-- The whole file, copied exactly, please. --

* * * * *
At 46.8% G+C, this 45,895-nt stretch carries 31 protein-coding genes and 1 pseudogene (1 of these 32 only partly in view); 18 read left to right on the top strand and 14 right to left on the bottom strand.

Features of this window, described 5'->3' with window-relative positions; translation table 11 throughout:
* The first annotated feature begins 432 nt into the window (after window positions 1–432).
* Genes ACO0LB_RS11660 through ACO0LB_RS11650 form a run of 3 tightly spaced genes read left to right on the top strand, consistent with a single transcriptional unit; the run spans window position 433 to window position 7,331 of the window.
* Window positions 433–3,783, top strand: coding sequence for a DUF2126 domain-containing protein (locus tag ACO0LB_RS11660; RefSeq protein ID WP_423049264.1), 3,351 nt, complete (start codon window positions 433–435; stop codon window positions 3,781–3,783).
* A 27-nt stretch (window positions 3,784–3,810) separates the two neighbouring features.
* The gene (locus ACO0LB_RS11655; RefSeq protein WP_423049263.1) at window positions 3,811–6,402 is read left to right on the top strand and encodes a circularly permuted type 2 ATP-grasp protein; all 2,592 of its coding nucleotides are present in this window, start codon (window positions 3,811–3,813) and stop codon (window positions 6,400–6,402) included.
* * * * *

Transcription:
At 46.8% G+C, this 45,895-nt stretch carries 31 protein-coding genes and 1 pseudogene (1 of these 32 only partly in view); 18 read left to right on the top strand and 14 right to left on the bottom strand.

Features of this window, described 5'->3' with window-relative positions; translation table 11 throughout:
* The first annotated feature begins 432 nt into the window (after window positions 1–432).
* Genes ACO0LB_RS11660 through ACO0LB_RS11650 form a run of 3 tightly spaced genes read left to right on the top strand, consistent with a single transcriptional unit; the run spans window position 433 to window position 7,331 of the window.
* Window positions 433–3,783, top strand: coding sequence for a DUF2126 domain-containing protein (locus tag ACO0LB_RS11660; RefSeq protein ID WP_423049264.1), 3,351 nt, complete (start codon window positions 433–435; stop codon window positions 3,781–3,783).
* A 27-nt stretch (window positions 3,784–3,810) separates the two neighbouring features.
* The gene (locus ACO0LB_RS11655; RefSeq protein WP_423049263.1) at window positions 3,811–6,402 is read left to right on the top strand and encodes a circularly permuted type 2 ATP-grasp protein; all 2,592 of its coding nucleotides are present in this window, start codon (window positions 3,811–3,813) and stop codon (window positions 6,400–6,402) included.